. . . or, Clunkification. In a column last week, I offered a tidbit or two on a conversation with Thomas Sowell. Here is one paragraph:
Somehow, the term “African-American” comes up. And Sowell is one to say “black.” I ask him what he thinks of “African-American.” He notes that the average black family has probably been here longer than the average white family. Of all Americans to be hyphenated, so late in the game! And who would say “European-American,” such a clunky phrase? Sowell further notes that black Americans typically have less connection to their ancestry than white Americans.
Okay, check out a letter from a college student:
You asked, “And who would say ‘European-American,’ such a clunky phrase?” You may be saddened to learn that this phrase is used throughout my Juvenile Delinquency and Criminology textbooks. I am a senior at a university in Texas and most of our criminal-justice textbooks refer to white people as “European-Americans.”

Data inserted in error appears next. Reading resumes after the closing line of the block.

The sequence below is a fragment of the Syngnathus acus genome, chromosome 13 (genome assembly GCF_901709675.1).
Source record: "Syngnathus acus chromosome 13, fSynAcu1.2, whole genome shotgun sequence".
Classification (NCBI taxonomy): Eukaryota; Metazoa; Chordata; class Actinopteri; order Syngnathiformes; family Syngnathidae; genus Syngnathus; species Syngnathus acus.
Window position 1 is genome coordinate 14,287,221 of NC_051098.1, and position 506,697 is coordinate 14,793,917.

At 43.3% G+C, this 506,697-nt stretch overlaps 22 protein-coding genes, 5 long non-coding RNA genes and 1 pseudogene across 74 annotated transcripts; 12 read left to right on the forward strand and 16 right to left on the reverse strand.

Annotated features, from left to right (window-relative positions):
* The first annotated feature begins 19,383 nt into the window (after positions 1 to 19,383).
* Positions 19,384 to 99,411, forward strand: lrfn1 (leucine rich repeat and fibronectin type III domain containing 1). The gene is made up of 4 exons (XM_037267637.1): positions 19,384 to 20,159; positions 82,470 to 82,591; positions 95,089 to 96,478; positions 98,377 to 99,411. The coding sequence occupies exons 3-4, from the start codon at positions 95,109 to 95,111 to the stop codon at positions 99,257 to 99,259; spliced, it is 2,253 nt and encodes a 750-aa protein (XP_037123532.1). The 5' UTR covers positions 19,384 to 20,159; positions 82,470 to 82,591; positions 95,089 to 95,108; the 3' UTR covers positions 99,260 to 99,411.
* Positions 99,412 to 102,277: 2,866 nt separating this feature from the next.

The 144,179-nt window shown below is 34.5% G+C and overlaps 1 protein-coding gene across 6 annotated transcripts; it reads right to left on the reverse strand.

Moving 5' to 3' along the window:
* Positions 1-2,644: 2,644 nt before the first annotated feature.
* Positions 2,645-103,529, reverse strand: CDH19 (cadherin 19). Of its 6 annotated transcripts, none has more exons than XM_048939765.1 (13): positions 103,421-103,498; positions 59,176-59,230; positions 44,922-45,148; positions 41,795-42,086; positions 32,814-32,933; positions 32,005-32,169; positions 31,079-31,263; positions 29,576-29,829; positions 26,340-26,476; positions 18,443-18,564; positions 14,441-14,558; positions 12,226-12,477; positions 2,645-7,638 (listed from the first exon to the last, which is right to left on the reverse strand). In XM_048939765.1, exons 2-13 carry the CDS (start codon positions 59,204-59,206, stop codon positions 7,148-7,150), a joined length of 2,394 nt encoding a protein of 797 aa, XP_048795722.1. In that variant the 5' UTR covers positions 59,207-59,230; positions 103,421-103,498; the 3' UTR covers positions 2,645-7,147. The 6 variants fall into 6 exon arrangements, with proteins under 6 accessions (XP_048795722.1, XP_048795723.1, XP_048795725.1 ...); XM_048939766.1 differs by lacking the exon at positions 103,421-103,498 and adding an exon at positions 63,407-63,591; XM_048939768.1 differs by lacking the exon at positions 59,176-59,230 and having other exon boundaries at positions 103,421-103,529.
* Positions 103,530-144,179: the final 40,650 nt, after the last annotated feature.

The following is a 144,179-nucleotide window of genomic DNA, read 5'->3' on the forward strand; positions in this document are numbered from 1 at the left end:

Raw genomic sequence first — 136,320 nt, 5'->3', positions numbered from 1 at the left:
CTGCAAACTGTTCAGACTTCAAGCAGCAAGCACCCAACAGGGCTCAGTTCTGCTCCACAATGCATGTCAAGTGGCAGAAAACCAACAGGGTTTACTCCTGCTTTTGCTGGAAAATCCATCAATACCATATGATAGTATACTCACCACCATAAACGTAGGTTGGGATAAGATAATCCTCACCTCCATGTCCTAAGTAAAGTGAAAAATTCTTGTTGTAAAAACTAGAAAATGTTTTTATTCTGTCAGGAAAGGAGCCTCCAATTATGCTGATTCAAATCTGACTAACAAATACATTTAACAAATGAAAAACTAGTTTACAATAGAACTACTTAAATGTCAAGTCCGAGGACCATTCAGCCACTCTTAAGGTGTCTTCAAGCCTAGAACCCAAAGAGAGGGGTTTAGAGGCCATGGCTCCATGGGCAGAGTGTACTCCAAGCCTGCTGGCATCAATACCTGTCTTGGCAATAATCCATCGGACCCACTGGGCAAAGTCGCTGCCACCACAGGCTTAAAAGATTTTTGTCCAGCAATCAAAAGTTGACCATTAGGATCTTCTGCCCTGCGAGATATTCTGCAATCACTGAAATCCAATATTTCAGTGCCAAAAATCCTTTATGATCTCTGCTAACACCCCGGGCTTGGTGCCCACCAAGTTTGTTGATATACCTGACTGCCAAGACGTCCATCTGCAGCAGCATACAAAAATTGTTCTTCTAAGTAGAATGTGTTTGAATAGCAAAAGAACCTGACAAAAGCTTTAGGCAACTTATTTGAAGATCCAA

Being more outspoken than perhaps is prudent, I asked my professor about the label the first time I read it. His response was a shrug and a short statement about not wanting to offend anyone. Maybe I am too young, but is that not a ridiculous notion? What white person living in America would be offended if he were referred to as “white”? I have never heard even my far-Left friends talk about such a thing.
Just thought I would let you know.
Screwy world, screwy country — not least racially. And how about that phrase “Being more outspoken than perhaps is prudent”? Kind of sad, isn’t it?